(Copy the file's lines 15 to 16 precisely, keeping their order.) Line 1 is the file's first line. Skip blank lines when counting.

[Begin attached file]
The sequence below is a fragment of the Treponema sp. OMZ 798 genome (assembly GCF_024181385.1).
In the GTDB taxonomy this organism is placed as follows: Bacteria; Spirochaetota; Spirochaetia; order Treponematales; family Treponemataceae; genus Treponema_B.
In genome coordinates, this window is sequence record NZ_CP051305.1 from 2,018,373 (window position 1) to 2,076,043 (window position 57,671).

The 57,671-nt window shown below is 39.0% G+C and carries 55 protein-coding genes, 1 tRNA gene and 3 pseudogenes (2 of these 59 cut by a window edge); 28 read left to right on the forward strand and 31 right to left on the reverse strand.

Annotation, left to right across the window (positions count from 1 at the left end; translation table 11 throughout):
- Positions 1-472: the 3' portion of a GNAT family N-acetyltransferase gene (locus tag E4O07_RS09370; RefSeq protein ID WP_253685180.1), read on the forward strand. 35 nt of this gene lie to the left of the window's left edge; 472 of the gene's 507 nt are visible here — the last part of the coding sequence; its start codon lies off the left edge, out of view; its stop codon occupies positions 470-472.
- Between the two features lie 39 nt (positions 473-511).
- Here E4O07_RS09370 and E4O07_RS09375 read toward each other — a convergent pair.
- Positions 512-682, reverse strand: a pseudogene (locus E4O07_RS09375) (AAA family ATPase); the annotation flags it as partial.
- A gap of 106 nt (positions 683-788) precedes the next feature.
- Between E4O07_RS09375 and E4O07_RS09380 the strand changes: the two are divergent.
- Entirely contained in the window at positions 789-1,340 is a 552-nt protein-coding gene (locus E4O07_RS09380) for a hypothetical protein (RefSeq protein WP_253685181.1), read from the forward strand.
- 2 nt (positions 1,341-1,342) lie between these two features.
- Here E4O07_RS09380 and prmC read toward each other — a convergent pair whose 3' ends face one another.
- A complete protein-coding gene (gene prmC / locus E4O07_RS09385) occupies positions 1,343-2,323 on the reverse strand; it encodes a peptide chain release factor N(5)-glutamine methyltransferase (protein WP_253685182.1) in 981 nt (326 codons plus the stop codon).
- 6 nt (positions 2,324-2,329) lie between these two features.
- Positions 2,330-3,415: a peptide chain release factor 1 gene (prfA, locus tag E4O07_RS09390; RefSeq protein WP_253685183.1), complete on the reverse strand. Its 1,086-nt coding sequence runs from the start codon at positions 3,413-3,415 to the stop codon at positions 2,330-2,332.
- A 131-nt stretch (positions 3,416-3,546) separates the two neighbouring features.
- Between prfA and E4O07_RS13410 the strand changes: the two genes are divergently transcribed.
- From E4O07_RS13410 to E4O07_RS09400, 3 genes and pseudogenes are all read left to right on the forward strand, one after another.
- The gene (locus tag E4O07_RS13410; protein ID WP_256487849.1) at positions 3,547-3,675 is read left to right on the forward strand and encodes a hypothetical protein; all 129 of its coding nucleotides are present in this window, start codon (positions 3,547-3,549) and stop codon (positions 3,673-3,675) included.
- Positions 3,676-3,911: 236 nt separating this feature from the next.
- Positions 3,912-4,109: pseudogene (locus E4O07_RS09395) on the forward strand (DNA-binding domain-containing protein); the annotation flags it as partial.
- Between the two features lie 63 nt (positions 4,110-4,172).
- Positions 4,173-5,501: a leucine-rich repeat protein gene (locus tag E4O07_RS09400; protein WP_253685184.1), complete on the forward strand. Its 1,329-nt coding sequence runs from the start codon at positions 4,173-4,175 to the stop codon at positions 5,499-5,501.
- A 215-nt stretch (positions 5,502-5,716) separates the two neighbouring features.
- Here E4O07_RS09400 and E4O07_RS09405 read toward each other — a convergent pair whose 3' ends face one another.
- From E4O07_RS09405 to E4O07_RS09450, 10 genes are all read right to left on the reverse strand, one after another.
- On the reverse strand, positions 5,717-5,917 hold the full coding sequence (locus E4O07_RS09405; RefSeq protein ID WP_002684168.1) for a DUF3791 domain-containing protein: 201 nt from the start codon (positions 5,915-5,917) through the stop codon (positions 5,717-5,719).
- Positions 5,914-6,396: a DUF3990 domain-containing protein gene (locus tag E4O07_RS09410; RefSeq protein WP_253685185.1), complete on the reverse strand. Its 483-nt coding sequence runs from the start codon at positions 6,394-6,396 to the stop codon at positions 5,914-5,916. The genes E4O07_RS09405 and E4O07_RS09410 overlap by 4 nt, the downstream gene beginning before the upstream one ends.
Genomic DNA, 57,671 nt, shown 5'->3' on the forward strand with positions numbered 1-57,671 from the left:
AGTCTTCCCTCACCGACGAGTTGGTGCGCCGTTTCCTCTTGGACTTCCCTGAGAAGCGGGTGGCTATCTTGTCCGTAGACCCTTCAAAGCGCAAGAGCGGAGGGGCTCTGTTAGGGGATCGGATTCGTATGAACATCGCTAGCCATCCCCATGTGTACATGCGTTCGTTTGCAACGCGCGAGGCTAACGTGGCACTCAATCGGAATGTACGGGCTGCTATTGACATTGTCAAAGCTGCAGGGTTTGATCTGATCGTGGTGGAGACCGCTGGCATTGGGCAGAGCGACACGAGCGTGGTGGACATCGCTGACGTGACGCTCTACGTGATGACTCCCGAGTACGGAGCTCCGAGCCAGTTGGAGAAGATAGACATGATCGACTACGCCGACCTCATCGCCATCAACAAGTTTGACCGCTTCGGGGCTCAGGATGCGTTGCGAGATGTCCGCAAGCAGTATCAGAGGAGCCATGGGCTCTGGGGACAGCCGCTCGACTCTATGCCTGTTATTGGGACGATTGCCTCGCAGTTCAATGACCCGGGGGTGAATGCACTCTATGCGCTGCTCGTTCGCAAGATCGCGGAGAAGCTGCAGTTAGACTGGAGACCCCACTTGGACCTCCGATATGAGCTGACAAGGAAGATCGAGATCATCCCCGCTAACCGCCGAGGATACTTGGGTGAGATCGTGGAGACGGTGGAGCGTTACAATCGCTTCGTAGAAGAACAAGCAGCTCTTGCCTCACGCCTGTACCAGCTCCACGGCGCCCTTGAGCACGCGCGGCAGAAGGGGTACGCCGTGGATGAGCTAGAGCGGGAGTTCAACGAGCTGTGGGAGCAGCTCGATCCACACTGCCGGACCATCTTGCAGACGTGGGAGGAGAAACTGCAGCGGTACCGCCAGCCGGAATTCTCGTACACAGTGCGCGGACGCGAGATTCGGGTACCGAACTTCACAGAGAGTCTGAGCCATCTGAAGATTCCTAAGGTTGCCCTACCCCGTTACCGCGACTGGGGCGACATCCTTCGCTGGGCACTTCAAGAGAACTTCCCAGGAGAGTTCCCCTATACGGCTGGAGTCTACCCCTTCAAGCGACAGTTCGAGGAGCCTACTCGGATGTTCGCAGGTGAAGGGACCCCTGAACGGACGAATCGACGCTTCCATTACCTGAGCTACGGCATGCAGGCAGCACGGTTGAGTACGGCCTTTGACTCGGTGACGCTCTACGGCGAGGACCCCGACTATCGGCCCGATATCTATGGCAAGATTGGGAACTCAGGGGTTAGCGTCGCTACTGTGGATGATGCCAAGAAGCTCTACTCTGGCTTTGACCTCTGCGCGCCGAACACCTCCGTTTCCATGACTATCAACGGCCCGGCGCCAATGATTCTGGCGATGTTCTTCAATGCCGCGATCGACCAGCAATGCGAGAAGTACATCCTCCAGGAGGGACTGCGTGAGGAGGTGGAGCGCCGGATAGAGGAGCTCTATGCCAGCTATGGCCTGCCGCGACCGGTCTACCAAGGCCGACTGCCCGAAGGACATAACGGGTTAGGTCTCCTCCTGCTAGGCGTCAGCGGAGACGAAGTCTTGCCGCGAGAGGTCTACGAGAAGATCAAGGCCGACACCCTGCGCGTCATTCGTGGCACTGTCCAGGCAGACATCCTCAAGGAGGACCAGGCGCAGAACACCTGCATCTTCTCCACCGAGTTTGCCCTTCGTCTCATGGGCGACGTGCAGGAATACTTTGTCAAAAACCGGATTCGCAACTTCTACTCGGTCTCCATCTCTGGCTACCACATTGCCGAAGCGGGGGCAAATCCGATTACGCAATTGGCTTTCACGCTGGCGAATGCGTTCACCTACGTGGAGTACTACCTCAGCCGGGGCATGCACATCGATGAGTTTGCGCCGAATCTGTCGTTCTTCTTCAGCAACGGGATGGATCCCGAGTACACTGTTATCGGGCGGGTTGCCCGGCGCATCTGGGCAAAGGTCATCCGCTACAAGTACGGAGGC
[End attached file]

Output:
- A complete protein-coding gene (gene prmC / locus E4O07_RS09385) occupies positions 1,343-2,323 on the reverse strand; it encodes a peptide chain release factor N(5)-glutamine methyltransferase (protein WP_253685182.1) in 981 nt (326 codons plus the stop codon).
- 6 nt (positions 2,324-2,329) lie between these two features.